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North American maritime gateways logistics

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Author(s): Dr Jean-Paul Rodrigue, Hofstra University, New York, USA, & Dr Theo Notteboom, Institute of Transport and Maritime Management Antwerp (ITMMA), University of Antwerp, Antwerp, Belgium.

North American gateways in the age of globalization

Gateways play a strategic role in connecting, organizing and managing freight flows between regional markets and therefore impacting upon the global economy. Rail and highway systems have long been the main support for the North American freight distribution market. This conventional system has now been expanded by the North American Free Trade Agreement (NAFTA), as well as by the globalization of production. This has created an environment where the transport sector is coping to adapt to higher volumes, particularly at major gateways, as well as adhering to more stringent requirements in terms of frequency and reliability of these expanded supply chains. Parallel to this growth; the need to reconcile spatially diverse demands for raw materials, parts and finished goods has placed additional pressures on the function of North American freight distribution and logistics. In the current context, North American maritime  gateways are facing several challenges. They are coping with acute  trade imbalances resulting in very different freight flows between imports and exports, which are impacting terminal operations and inland logistics. This is associated with a prevalence of transloading where the contents of maritime containers (typically 40 foot) are transloaded into 53 foot domestic containers; a characteristic unique to North American gateway logistics. North American gateways are confronted with largely deregulated freight markets (eg. the Staggers Rail Act of 1980), although pockets of restrictions remain, such as the Jones Act, which imposes strict conditions on coastal shipping between US ports.

Trade synchronisms: China in the balance

The emergence of trans-Pacific trade and China in the global manufacturing market had profound impacts in terms of the volume and pricing of a wide variety of goods. During that period, China mostly focused on the lower range of the added-value manufacturing process in addition to having low labor costs. The usage of China as a privileged location in the global manufacturing system has thus been linked with low input costs (mainly labor) as well as low long distance transport costs brought by containerization. The longer distances of shipping freight from China were positively compensated by lower input costs, as well as the setting of massive economies of scale in maritime shipping through larger container ships. This explains why integration processes in North America, namely the use of Mexico as a low cost manufacturing base, were mainly bypassed in the last decade. Also bypassed was the setting of regional North American supply chains in light of the dominance and efficiency of global supply chains. However, the comparative advantages of China are starting to become eroded eroding in part because of inflationary pressures in input costs, such as labor, as well as higher energy prices and environmental pressures. North American supply chains may be positively impacted by such a trend which will put a greater emphasis on NAFTA as a comparative advantage structure. Changes in the structure and direction of freight flows in North America are to be expected with a higher level of regional orientation.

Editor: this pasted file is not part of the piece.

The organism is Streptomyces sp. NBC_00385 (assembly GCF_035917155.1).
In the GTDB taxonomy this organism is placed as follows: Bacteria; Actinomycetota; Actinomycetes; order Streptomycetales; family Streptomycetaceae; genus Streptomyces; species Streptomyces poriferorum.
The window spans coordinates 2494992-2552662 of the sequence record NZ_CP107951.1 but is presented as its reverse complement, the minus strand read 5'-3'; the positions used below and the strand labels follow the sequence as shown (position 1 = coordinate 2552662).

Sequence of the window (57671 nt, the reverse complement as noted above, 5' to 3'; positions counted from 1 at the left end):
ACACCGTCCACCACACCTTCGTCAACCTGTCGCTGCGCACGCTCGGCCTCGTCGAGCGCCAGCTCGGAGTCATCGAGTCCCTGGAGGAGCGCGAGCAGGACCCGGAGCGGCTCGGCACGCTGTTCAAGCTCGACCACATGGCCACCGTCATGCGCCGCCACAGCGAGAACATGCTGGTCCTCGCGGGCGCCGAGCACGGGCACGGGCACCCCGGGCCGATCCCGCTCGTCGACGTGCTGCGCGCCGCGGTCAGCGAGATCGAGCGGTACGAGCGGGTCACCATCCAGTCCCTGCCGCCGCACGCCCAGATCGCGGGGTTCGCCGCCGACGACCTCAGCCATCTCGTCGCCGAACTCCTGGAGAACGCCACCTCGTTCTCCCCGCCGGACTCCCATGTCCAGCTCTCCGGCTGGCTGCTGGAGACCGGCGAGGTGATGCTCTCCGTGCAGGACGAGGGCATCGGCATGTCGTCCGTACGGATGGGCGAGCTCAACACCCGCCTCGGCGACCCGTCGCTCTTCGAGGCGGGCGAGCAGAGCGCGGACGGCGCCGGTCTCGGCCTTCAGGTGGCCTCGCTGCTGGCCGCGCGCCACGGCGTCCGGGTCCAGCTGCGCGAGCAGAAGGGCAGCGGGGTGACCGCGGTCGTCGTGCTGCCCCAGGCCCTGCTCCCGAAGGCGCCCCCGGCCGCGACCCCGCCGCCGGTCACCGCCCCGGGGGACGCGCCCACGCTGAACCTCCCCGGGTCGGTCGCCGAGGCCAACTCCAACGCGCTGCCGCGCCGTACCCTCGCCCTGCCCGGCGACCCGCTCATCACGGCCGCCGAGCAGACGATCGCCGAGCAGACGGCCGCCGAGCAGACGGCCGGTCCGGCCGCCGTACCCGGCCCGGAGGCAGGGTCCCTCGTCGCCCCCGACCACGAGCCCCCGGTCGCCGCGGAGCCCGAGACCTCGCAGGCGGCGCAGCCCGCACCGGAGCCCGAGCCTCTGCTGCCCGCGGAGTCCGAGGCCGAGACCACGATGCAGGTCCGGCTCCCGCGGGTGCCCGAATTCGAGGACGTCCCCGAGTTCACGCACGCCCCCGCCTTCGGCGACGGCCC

American containerized trade is characterized by an asymmetry between the nature of its imports and exports. North American retailers account for a substantial share of containerized imports, mostly involving finished consumption goods bound to major inland freight distribution centers. The largest importers, such asWal-Mart, Home Depot, Target, Sears, Costco, Ikea and Lowe's, are all mass (Big Box) retailers relying on high volume and low margin goods, which are dominantly produced in China.

Exporters show a completely different profile. A major category of containerized exports concerns recycles with exporters such as America Chung Nam, Potential Industries or Cedarwood- Young. Other major exporters include diversified resource-based (Koch Industries) forest and paper products (e.g. Weyerhaeuser, International Paper), agribusiness (e.g. Cargill, Archer Daniels Midland) or chemicals (e.g. Dow, DuPont). Yet, a significant containerized trade imbalance remains. For the major trans- Pacific and trans-Atlantic trade routes, while in 2010 17.1 million TEUs were imported in the United States, only 11.4 million TEUs of laden containers were exported. Thus, about 5.7 million TEUs needed to be repositioned empty.

Trade asymmetry has significant impacts on North American inland logistics. The import-driven segment involves a series of stages to reach a multitude of outlets with a freight density correlated with population density. Since the retail trade is essentially unidirectional, a great deal of retail goods are transloaded at gateways into domestic containers while the maritime International organization for Standardisation (ISO) containers are re-exported empty. The export-driven segment relies on the massification of shipments at major gateways and inland ports. Since many resources (chemicals, forest products, food) are extracted inland at locations that rarely correspond to significant population centers, the reconciliation of containerized import and export logistics is a challenging task. While millions of TEUs will leave American ports empty, many inland locations are facing container shortages.

 

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